Three years ago, on September 22, 2009, Simcoe County Council voted by a large majority to finally abandon its plans to put a garbage dump on Site 41. This site is right on top of an aquifer containing some of the purest water in the world. Very bad idea, but the Council didn’t seem to think so.
For over 25 years local people worked hard to prevent this from happening. People protested in every way they could think of, through presentations and petitions to Simcoe County Council, and to the provincial government, which gave the dump site environmental approval. Protest marches. Letters to editors. Songs. At their own expense, the people hired independent scientific experts to do tests and write reports. All to no avail for more than 25 long years.
Then things changed in 2009.
First, local First Nations people decided enough already. In the Anishinabe culture, women are the keepers of water, so a group of Anishinabe women set up a protest camp at the site. The men are the keepers of fire, so a group of Anishinabe men built a sacred fire and made sure it did not go out. A local farmer let them camp on his land; being private property, no-one could come in and turf them out. Local people brought hardwood for the fire, and food, and shared the blockades set up to stop the bulldozers.
Remember the camp? Wasn’t that something? The fire, the kitchen area, the teepees. Remember the police cars roaming the roads, officers taking down car license plate numbers at protest meetings. Some protesters were arrested and locked up. Yeah, that happened too, it wasn’t all just sitting round the campfire.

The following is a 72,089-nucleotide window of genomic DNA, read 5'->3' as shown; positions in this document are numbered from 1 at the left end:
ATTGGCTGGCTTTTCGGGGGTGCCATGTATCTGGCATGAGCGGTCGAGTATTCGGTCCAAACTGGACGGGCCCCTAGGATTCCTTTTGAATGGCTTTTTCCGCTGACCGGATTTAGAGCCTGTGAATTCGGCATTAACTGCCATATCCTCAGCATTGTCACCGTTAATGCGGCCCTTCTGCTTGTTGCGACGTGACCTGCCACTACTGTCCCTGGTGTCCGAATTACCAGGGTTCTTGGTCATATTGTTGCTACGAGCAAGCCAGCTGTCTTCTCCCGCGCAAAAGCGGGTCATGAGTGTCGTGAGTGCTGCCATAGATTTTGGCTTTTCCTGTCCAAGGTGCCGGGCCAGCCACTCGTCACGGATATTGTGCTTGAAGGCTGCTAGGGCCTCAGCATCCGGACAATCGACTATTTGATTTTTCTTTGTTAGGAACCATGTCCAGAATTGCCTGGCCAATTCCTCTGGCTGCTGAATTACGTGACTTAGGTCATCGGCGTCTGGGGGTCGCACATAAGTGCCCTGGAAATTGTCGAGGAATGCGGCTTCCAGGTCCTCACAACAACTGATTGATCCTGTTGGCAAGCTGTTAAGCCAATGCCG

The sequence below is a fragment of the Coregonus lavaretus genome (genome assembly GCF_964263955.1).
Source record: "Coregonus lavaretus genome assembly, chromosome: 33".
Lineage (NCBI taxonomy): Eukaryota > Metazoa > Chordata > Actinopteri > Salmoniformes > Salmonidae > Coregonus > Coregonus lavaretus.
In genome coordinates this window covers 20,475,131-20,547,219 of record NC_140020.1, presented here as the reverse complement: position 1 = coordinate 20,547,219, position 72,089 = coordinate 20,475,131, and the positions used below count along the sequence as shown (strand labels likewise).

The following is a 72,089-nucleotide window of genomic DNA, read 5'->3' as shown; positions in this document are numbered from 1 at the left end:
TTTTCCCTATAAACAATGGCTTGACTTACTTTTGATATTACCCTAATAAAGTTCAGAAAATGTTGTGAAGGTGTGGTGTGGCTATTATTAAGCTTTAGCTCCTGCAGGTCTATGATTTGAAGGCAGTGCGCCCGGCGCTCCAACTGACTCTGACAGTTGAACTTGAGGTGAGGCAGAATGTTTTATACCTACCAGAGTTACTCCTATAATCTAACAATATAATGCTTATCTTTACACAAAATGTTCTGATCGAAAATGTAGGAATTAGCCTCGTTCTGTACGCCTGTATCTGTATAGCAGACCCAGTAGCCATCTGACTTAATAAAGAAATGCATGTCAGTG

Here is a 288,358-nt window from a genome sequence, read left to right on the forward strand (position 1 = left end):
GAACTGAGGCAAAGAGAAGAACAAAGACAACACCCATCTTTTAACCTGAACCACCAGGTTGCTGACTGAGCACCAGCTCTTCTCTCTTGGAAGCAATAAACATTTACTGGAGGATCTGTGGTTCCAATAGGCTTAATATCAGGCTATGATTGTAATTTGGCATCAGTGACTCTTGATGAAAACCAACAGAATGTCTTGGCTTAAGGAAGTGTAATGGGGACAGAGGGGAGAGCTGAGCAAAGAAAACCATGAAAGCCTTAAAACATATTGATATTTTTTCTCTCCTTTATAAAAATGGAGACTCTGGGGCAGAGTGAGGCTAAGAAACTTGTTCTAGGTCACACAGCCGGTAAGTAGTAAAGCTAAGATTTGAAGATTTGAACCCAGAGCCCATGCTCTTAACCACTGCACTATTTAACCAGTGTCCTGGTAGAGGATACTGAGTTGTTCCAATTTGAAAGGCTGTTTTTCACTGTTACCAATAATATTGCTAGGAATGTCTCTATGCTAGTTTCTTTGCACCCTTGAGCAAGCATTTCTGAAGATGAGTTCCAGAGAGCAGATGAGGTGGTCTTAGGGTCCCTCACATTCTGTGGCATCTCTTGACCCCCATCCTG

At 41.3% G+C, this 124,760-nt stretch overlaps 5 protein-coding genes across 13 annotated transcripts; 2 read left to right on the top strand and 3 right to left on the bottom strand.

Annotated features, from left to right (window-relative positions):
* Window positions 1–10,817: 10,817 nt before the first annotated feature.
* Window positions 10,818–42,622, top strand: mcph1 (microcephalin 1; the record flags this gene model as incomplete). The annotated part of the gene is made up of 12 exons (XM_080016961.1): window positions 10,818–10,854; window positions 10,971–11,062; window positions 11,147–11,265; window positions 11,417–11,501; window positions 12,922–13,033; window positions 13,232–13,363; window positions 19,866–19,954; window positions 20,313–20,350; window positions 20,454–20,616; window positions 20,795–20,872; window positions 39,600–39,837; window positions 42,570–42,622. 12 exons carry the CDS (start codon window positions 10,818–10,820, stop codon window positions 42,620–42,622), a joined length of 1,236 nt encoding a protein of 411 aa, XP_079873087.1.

The camp, the passionate First Nations speakers, the protests, the arrests, it all garnered great press coverage. Others took notice. Environmentalists like David Suzuki expressed their support publicly. Maude Barlow of the Council of Canadians came in person and spoke at protest meetings. Even Ralph Nader came up from the US.
And finally, we the people won. Three years ago, on September 22, 2009, Simcoe County Council dropped the whole terrible idea of putting a garbage dump on top of an aquifer of pristine, pure water. At the camp celebration that night, the sacred fire which had burned for 139 days, was allowed to go out.
Google Dump Site 41 to learn more about it, and the long history of local actions and protests. Thank you to Maude Barlow and The Council of Canadians for supporting the many groups and individuals who worked for this success. See their site at www.canadians.org/site41 for information and a good video.
Granny Mariane, who is also a member of the Council of Canadians, says, “I am proud to have been a part of Site 41. I took part in walks, attended the night when Maude spoke – and what a cold night that was – and sang with the Barrie And District Raging Grannies. Site 41 gave me hope and made me want to stand up and let my voice be heard, and continues to give me courage that all is not hopeless if we stand together.”
Granny Marjorie, who kept the Barrie And District Raging Grannies up to date on Dump Site 41 through those years, could not agree more.